Entering the Louvre will be more expensive in 2024, the Olympic year in Paris: the museum announced on Friday an increase in the price of the ticket, which had not changed in seven years. From 15 January, the entrance fee will increase to 22 euros, after remaining at 17 euros since 2017. This 29% increase is to be compared to inflation of 30% over the same period, according to the INSEE consumer price index.
For the many tourists who will come to Paris during the Olympics, from July 26 to August 11, this is not the only price increase announced. The price of a metro ticket will almost double during the event, to €4 per unit (compared to €2.10 today) and €32 for ten (compared to €16.90). The average price of a hotel night in Île-de-France has risen from 169 euros in July 2023 to 699 euros during the Olympics, according to a statement in September from the Tourist Office.
Almost one in two visitors can enter for free
The Louvre is the most visited museum in the world, with 86,000 m² of spaces open to the public, and 7.2 million visitors in 2022 (after a record 10.2 million in 2018).
Its ticket sales brought in €76.5 million last year, according to the annual report. This covered only a quarter of its operating costs, the rest being financed by appropriations from the Ministry of Culture and other resources, including patronage.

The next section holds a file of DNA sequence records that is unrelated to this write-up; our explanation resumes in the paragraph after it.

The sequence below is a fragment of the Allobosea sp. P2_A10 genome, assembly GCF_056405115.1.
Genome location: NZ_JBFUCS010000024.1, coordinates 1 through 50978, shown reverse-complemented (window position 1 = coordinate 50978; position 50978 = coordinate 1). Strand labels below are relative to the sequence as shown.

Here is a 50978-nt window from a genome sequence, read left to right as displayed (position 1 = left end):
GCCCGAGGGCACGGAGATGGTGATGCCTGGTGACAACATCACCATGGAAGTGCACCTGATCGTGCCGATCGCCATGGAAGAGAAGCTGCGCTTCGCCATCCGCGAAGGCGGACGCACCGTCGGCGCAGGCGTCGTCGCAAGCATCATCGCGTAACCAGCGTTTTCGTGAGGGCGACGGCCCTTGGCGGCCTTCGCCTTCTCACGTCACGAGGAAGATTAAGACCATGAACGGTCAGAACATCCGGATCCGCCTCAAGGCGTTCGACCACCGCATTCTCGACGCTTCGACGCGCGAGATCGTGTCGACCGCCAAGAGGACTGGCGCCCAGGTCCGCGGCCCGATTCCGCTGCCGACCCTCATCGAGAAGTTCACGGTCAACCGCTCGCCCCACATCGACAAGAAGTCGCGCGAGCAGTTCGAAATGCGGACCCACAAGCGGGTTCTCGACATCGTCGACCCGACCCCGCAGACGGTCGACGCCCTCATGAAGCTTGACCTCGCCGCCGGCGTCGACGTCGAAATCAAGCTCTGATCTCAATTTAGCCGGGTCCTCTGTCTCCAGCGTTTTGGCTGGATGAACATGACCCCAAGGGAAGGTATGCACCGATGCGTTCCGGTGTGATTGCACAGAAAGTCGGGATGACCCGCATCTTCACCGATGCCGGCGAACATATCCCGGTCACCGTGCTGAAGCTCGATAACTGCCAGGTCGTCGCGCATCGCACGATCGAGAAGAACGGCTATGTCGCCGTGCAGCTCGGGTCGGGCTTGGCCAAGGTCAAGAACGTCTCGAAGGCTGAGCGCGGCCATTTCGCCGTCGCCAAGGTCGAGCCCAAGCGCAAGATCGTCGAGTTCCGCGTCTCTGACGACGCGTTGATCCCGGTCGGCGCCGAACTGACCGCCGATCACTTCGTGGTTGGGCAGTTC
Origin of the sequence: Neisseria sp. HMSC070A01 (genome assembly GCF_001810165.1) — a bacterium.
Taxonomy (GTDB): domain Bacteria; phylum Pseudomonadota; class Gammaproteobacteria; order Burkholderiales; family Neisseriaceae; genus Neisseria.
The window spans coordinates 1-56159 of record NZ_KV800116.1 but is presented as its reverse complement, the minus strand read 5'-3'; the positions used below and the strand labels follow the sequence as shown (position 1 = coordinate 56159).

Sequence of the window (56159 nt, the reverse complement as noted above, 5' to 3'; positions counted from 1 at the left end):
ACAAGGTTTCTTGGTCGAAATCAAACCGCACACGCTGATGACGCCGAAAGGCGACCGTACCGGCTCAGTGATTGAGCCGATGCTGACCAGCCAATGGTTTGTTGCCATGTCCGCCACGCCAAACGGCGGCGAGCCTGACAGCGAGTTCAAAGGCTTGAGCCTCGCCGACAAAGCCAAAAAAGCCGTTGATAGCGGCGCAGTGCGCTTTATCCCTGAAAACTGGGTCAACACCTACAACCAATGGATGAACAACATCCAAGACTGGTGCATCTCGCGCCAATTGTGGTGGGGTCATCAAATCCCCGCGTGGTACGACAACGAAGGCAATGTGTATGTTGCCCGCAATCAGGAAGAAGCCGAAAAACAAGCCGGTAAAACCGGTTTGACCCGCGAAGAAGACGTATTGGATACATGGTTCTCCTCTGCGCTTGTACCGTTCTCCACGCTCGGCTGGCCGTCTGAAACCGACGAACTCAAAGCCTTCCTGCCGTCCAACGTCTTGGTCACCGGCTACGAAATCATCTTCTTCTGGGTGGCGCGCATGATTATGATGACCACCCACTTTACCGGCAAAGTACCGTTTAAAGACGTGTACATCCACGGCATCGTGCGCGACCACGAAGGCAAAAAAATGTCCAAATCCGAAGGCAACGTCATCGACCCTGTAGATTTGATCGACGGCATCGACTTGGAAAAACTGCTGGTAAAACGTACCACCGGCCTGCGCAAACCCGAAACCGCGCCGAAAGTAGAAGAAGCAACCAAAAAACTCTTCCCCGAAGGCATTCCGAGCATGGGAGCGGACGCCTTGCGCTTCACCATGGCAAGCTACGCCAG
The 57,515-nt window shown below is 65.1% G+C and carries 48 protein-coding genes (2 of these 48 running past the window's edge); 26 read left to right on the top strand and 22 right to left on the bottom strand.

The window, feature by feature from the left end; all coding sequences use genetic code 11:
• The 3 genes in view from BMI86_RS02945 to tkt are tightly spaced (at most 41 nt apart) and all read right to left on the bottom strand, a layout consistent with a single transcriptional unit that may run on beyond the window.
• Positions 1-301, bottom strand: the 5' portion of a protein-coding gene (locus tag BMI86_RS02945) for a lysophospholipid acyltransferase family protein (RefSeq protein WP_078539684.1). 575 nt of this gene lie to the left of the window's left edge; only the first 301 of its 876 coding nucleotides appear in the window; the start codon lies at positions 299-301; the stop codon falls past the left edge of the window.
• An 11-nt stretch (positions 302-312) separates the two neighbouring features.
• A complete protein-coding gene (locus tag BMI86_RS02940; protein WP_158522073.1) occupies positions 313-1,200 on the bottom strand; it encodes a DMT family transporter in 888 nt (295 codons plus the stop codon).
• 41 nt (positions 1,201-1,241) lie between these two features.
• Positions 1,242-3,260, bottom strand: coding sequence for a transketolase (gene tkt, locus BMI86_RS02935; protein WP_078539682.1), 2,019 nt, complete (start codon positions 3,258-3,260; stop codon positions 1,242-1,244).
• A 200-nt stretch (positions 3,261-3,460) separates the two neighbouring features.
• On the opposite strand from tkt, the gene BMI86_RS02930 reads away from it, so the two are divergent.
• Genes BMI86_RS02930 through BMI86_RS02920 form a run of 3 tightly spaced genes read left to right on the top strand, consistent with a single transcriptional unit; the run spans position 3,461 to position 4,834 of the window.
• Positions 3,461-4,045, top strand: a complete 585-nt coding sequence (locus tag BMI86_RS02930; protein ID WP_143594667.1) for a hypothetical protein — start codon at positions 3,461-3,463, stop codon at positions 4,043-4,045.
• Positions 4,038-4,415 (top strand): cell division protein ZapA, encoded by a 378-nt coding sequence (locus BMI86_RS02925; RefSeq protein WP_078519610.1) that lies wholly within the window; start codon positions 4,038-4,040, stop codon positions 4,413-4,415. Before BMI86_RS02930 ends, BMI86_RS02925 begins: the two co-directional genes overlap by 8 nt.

In a statement, the museum pointed out that "more than one in two French visitors enter for free". This applies to people under 25 years of age, the unemployed, recipients of minimum social benefits, the disabled and accompanying persons, teachers, cultural professionals and journalists. Of the estimated 8.7 million visitors in 2023, 3.6 million (or 41%) are expected not to have paid admission.
In the coming years, the museum hopes to finance a project to open a second entrance, in addition to the one under the Pyramid inaugurated in 1988, which is now saturated. It would be done through the east façade, at the level of the Louvre-Rivoli metro station. The timeline and cost are not known.
It is also in need of renovations. This was shown in an exhibition dedicated to the cartoonist Claude Gillot, which was closed due to water infiltration. Opened on 9 November, it stopped for good on 11 November to shelter the works.
The Louvre is also continuing to acquire works. He launched an appeal for patrons in early November to become the owner of a still life by Chardin, "The Basket of Wild Strawberries" (1761), which costs €24.3 million.